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Tuesday, 18 April, 2000, 10:59 GMT 11:59 UK
Heart patients 'not consulted'
Heart patient
Many heart patients are unhappy with care
Many heart patients say that doctors fail to consult them over their care or to properly explain their treatment.

A national NHS survey of patients treated in hospital for heart disease also found that one in three patients requiring non-urgent care had to wait more than six months for hospital admission.

The survey found that nearly one in five (18%) felt they were not sufficiently involved in decisions about their care.

The NHS must listen to patients and give them a stronger voice

Gisela Stuart, Health Minister

Patients said doctors talked about them as if they are not there, did not tell them what is going on and did not consult them about their treatment.

Ministers said the results of the survey showed doctors must listen to patients and involve them more.

The poll, of more than 80,000 coronary heart disease sufferers in England, found that the most dissatisfied patients were those under 55.

The survey also found:

  • one in five of all patients said they rarely or only sometimes understood the answers doctors gave to their questions
  • more than a quarter were not even told the name of the doctor in charge of their case
  • more than a fifth said there had been occasions when doctors or nurses had talked about them as though they were not present
  • 20% of people who had fears about their condition felt unable to talk to doctors about their worries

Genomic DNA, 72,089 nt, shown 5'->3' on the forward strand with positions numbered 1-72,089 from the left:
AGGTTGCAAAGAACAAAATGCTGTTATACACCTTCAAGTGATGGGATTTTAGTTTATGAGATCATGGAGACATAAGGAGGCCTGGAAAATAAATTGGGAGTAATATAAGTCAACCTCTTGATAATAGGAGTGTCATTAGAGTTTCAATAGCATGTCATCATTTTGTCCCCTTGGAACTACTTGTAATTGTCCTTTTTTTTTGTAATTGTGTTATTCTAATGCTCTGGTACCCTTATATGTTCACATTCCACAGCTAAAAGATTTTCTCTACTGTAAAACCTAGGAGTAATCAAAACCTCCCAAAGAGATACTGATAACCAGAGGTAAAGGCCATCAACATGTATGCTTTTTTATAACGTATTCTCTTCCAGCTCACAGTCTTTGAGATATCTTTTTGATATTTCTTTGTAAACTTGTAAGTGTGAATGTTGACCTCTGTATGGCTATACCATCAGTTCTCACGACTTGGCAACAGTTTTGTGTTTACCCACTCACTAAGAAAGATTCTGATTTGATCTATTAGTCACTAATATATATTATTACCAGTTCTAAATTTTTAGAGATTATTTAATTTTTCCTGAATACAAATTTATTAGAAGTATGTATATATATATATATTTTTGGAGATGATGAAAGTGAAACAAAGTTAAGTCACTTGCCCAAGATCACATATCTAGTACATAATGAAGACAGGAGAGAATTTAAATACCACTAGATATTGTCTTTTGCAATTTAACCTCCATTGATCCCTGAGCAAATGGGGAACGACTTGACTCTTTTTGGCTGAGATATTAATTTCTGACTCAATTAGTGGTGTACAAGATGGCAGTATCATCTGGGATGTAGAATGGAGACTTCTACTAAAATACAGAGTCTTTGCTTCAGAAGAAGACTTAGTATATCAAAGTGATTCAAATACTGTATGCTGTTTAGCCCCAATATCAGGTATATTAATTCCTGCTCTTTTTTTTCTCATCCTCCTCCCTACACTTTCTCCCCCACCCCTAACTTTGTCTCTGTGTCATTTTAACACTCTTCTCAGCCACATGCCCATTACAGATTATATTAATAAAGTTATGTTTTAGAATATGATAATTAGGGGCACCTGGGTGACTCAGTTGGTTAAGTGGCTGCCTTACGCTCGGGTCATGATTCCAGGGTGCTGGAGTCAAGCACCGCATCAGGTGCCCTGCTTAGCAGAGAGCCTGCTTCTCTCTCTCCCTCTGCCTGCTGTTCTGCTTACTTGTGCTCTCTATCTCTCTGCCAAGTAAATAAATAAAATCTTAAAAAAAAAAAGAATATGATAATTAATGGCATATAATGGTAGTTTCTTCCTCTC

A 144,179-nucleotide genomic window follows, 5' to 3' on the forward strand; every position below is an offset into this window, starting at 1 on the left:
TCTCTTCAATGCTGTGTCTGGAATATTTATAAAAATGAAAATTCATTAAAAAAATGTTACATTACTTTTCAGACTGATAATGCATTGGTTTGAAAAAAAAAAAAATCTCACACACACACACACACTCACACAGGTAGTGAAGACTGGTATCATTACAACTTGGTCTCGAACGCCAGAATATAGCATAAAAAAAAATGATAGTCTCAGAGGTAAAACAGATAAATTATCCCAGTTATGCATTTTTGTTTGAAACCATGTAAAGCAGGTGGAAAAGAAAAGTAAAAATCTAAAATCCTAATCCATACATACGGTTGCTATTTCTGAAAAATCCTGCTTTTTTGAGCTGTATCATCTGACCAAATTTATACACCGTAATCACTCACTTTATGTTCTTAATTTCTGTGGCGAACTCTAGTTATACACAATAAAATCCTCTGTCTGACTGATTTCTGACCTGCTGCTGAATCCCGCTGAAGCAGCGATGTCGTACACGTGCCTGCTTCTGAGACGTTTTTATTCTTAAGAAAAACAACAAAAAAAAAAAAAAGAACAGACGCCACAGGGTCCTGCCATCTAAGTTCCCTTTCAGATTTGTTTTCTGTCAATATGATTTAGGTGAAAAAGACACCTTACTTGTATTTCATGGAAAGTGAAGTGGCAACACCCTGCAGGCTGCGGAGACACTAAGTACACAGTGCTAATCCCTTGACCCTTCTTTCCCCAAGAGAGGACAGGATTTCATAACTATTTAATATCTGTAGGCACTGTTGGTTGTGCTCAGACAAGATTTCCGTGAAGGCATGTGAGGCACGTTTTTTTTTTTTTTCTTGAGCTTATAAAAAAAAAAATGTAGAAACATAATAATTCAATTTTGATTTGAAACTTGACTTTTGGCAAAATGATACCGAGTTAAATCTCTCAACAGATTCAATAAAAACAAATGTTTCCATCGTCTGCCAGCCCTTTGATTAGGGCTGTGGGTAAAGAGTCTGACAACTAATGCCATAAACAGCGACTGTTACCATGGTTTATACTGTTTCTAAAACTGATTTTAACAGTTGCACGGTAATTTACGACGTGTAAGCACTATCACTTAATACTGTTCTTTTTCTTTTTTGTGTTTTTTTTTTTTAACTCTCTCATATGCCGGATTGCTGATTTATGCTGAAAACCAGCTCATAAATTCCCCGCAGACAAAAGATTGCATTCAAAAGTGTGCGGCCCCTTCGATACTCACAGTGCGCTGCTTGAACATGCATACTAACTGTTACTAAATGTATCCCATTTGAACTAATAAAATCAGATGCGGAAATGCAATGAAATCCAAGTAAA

The UK has one of the worst records in Europe in the treatment and prevention of heart disease, even though it accounts for more deaths than any other disease.

Last month the Government launched a National Service Framework and appointed a heart tsar charged with driving up standards.

Gisela Stuart
Gisela Stuart called for reform
In addition, six Modernisation Action Teams has been set up to develop a National Plan for the NHS.

One of the teams will focus on patient rights and care.

Health Minister Gisela Stuart said: "The initial results of this survey show that the NHS must listen to patients and give them a stronger voice.

"The national plan to modernise the NHS will include proposals to increase the information we provide to patients and the public, improve patient involvement in their care and support public involvement in the development of health policy."

A spokesperson for the British Heart Foundation (BHF) said good communication and joint decision making was a critical part of effective patient care.

"We are glad to see this is an issue the NHS is taking seriously.

"Providing heart patients and their families with relevant information that can help them to make decisions about their diagnosis and treatment is a key part of the BHF work."

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See also:

21 Mar 00 | Medical notes
Heart disease
06 Mar 00 | Health
Heart pledge: the reaction
14 Mar 00 | Health
NHS heart operations row
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